Axiom DC300B Data and Specifications
The development of the Axiom is complete or almost. We have made significant modifications since the last update. The Axiom is now sporting more diodes. The most significant change was the addition of a diode in the anode circuit of the 300B. In addition the cathode resistor in the 6Y6 circuit has also been replaced by a diode. There are no resistors or capacitors in the audio circuit only wire and tubes.
Along with the on going "ear" testing we have just completed weeks of analysis using a HP FFT Dynamic Signal Analyzer. The test results confirm what the listening tests were telling us.
Total Harmonic Distortion
Before reporting on the Axiom let me give you the numbers from a well-regarded traditional design 300B amp. This amp was constructed using highly regarded caps, resistors, and transformers and has received rave reviews from Central Florida audio community. The Total Harmonic Distortion (THD) for the amp was measured at 1 kHz.
1 Watt = THD 1%
2 Watts = THD 2%
5 Watts = THD 5%
6 Watts = THD 200%
The Axiom measured using the same measurement techniques
1 Watt = THD 0.042%
2 Watts = THD 0.110%
5 Watts = THD 0.512%
6 Watts = THD 1%
7 Watts = THD 5%
The low distortion measurements are reflected in the many listening test evaluations, the Axiom Amp has great dynamics and sounds exceptionally "clean". The THD distortion numbers are those that would be expected of an amp with significant global feedback. The Axiom, of course, is single ended without global feedback.
Another important difference between the two amps is the shape of the distortion curves. The Axiom had virtually no harmonics beyond the third. The higher order harmonics were buried in the noise floor. Whereas, the traditional amp had harmonics that were distinct and measurable out to the ninth harmonic and the odd order harmonics did not roll off evenly.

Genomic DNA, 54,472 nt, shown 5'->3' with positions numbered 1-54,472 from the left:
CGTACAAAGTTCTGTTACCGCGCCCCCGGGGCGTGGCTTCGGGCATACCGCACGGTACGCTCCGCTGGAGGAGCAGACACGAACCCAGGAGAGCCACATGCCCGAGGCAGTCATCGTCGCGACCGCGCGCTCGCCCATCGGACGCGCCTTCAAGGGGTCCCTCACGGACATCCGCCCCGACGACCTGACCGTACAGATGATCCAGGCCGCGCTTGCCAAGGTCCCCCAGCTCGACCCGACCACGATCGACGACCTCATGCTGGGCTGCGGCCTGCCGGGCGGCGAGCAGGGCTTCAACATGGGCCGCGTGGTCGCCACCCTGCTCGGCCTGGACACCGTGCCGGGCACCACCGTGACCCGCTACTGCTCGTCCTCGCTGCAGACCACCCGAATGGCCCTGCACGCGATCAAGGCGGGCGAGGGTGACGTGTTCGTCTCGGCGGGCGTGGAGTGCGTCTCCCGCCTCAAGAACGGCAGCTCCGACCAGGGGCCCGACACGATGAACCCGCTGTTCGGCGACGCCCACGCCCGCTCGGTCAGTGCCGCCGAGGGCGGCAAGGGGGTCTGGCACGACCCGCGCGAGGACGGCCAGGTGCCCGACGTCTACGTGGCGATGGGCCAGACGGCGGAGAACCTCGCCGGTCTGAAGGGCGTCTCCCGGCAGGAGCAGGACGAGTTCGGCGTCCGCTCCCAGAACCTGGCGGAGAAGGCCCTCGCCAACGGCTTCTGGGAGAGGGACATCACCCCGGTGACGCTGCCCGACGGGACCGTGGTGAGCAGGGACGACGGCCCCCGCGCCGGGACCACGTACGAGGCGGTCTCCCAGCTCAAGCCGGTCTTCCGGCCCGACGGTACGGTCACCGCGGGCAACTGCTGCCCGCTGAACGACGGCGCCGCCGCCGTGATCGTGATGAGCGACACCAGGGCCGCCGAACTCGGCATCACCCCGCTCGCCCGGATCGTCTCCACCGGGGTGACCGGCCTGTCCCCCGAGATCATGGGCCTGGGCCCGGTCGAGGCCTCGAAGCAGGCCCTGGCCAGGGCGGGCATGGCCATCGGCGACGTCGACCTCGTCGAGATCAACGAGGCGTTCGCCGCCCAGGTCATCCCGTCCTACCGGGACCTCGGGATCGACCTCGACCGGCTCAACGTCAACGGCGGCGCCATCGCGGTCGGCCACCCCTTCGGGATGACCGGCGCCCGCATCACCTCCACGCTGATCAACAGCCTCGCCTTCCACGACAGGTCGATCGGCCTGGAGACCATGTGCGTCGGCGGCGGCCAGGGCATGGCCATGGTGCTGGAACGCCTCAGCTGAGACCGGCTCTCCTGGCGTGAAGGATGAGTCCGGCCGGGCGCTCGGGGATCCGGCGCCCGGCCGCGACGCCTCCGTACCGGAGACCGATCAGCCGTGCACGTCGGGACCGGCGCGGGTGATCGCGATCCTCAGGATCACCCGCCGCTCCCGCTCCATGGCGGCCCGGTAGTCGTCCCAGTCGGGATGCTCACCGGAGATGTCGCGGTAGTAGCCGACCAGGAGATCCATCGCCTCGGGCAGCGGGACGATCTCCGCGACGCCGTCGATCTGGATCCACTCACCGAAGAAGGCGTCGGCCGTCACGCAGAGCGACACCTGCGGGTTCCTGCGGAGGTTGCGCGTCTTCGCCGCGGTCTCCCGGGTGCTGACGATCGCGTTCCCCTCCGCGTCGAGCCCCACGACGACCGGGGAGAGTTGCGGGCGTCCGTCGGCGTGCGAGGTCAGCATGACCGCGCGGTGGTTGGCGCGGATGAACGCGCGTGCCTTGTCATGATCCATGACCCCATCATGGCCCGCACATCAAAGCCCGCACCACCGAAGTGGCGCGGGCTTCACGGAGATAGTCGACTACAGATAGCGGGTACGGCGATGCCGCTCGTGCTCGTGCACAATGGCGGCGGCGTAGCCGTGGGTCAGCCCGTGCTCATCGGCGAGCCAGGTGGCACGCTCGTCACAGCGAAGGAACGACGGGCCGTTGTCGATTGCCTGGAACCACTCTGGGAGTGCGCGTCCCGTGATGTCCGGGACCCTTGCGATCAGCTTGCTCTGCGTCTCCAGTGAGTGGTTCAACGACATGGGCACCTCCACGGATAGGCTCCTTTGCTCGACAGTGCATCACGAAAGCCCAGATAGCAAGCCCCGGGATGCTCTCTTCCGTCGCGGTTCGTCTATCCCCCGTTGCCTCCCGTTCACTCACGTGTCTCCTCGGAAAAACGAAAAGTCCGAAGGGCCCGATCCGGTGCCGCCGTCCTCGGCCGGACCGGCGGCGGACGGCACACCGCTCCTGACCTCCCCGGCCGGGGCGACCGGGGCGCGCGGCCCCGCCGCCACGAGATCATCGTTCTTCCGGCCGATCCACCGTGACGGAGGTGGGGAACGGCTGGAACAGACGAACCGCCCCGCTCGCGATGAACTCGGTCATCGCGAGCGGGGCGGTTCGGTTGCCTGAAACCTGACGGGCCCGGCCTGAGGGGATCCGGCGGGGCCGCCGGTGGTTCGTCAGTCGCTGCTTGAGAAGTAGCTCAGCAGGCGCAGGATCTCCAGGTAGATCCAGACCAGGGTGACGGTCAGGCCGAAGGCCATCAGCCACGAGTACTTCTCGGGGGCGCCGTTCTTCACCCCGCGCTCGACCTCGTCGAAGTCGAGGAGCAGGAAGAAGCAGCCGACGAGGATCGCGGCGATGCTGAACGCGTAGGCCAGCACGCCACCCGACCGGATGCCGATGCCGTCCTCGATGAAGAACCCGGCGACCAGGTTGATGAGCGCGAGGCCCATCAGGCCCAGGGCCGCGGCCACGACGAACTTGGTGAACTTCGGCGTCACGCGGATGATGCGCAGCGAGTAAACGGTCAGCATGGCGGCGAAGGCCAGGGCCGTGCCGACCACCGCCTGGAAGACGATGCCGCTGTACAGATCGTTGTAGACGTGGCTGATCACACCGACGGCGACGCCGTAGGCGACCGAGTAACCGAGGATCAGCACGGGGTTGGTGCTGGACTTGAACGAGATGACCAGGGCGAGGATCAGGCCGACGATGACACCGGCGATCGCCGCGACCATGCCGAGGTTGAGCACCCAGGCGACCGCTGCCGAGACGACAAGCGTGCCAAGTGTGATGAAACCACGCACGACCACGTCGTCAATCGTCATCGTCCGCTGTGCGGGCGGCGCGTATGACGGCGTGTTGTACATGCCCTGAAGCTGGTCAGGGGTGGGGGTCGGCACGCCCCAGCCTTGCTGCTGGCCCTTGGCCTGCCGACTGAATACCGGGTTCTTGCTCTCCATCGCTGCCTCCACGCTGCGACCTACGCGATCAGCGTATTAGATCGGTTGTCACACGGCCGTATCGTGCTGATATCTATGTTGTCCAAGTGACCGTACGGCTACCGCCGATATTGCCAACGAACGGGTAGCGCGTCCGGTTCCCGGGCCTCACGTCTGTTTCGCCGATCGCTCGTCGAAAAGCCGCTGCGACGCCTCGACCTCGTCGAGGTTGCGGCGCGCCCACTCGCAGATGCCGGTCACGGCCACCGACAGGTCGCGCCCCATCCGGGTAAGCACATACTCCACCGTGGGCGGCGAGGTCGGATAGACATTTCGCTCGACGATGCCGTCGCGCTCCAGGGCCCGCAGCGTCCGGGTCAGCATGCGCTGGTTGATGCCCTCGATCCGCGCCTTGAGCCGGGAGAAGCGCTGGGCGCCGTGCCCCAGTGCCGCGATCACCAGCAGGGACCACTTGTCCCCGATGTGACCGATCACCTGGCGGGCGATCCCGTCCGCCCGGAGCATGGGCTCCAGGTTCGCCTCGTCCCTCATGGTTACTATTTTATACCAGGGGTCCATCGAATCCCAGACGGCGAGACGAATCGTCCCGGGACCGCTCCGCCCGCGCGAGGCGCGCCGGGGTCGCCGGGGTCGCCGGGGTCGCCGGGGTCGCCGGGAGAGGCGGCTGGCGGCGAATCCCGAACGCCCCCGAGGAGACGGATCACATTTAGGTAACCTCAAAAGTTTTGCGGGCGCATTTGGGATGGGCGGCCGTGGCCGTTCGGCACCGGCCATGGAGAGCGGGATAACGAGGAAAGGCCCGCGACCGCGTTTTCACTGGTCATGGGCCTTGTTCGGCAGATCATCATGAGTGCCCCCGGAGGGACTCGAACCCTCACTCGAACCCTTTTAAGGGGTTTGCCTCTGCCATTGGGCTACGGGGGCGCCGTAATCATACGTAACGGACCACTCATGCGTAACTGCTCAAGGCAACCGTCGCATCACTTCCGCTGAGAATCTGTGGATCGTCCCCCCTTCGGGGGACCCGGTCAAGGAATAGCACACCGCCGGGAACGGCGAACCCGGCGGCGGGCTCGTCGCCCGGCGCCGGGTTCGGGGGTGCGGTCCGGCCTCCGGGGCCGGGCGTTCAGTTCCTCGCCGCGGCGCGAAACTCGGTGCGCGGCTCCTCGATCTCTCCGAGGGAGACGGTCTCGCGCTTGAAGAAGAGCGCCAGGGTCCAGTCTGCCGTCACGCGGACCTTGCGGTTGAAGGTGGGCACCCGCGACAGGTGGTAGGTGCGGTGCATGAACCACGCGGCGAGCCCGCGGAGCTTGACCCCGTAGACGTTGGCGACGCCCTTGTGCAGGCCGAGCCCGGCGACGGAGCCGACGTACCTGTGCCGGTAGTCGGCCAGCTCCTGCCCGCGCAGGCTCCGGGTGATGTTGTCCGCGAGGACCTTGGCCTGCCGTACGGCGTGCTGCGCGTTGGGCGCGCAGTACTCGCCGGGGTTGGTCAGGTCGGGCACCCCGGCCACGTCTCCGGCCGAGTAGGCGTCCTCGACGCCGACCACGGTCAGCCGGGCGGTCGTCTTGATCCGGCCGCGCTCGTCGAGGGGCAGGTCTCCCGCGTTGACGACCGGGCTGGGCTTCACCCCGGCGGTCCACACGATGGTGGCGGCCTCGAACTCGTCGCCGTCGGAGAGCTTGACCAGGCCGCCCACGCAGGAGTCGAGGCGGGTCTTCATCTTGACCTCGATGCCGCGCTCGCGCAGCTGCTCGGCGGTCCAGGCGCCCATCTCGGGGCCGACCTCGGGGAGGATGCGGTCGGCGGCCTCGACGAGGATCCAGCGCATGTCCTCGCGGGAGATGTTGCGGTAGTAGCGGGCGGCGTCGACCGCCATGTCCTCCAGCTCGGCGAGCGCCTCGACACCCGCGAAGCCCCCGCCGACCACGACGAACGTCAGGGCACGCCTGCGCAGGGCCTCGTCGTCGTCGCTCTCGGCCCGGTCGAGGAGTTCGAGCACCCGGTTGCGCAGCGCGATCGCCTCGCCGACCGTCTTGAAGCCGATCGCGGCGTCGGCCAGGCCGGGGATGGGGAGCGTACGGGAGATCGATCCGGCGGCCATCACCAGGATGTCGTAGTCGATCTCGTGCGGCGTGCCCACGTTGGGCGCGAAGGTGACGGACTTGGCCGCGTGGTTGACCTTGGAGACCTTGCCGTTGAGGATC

Another important comparison is how the amps respond at higher outputs. Since the harmonic distortion of the traditional amp changes significantly as the power increases the apparent timbre of the instruments change as the level is increased. The Axiom, on the other hand, maintains low distortion numbers throughout the power spectrum; thus the instruments maintain the same quality throughout the dynamic range.
The large jump in distortion that occurred in the traditional amp was the result of clipping. The traditional design begins clipping at approximately 5.25 watts. The Axiom clips at approximately 6.25 watts. When the Axiom clips however the clipping is more benign. During listening test the Axiom amp was pushed to approximately 8 watts without any noticeable distortion at the peaks. The headroom of this design is noticeable when listening to uncompressed orchestral CDs. The amp effortlessly reproduces the sound of single violin through the sound of the full orchestra at a triple fortissimo.
Following are some additional test results that will help put the Axiom's design into perspective.
All of the diodes were removed and equivalent resistors substituted.
1 Watt - THD 0.557%
Compared to the traditional design the Axiom did well even without the diodes. The following tests were done sequentially with resistors being removed and diodes inserted.
The resistor in the cathode circuit of the 300B was replaced with a diode.
1 Watt - THD 0.123%
The resistor in the cathode of the 6J5 was replaced with a diode.
1 Watt - THD 0.079%
The diode was added to the 300B's anode circuit (with the previous diodes still in the circuit)
1 Watt - THD 0.051%
The resistor in the cathode circuit of the 6Y6 was replaced with a diode.
1 Watt - THD 0.042%
Blind listening tests for the various iterations were as follows:
Diode in the Cathode of the 300B
Significant improvement in presence and low-level detail
Diode in the Cathode of the 6J5
Better dynamics and a slight improvement in low level detail
Diode in the Anode of the 300B
Improved open-ness and slight improvement in low-level detail